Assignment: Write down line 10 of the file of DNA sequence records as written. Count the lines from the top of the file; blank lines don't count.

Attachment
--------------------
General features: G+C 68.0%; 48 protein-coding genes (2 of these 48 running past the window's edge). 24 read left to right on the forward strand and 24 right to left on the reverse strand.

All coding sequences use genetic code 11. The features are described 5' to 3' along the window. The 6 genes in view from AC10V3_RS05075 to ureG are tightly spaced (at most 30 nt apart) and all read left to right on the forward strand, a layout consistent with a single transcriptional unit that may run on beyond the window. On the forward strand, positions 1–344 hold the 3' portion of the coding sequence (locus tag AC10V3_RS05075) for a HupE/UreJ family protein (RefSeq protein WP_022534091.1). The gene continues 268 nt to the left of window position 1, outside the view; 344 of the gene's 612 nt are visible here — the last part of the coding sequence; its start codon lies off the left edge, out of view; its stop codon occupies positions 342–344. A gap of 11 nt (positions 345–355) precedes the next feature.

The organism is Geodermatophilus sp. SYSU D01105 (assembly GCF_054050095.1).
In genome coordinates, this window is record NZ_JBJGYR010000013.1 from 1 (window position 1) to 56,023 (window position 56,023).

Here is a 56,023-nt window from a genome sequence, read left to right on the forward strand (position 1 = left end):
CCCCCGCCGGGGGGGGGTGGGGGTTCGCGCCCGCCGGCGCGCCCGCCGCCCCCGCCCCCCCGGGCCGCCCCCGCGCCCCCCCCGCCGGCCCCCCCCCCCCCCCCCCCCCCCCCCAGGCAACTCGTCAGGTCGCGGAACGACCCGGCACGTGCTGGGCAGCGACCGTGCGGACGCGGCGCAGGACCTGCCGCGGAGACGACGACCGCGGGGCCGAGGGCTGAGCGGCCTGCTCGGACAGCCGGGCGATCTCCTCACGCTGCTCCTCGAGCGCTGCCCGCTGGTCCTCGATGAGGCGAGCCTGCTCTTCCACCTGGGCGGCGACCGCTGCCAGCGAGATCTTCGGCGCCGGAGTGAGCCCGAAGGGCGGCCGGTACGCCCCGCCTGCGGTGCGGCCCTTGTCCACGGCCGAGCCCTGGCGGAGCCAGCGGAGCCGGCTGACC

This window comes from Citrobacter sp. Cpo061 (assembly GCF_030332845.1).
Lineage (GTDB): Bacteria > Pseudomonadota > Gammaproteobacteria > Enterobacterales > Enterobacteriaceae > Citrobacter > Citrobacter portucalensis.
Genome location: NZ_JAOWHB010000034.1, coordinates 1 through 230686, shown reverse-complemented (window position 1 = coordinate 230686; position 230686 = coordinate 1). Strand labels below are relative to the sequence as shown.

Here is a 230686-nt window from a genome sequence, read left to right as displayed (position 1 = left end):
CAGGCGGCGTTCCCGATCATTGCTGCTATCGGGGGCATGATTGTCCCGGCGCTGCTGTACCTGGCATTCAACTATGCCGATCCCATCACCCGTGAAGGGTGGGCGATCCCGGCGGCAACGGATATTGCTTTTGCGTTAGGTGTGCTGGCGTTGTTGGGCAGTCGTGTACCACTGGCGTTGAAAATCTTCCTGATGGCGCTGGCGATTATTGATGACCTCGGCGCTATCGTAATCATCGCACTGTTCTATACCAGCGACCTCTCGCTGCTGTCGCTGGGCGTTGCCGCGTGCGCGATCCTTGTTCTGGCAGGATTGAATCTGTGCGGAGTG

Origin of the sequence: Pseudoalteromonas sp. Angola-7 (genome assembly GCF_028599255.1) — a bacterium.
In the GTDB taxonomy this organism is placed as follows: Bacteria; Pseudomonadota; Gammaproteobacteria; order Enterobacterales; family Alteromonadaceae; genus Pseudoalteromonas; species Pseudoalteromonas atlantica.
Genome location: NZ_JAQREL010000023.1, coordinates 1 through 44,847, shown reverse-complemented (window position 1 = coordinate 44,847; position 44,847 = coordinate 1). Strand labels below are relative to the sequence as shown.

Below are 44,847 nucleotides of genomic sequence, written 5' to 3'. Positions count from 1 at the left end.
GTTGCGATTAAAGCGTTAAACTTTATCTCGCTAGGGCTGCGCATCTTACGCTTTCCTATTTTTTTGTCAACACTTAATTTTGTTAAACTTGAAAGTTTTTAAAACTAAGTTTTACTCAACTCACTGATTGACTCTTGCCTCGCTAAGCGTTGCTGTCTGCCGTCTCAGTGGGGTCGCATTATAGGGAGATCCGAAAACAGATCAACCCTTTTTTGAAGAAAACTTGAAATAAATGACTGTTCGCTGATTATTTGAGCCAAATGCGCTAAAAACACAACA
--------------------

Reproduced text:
Here is a 230686-nt window from a genome sequence, read left to right as displayed (position 1 = left end):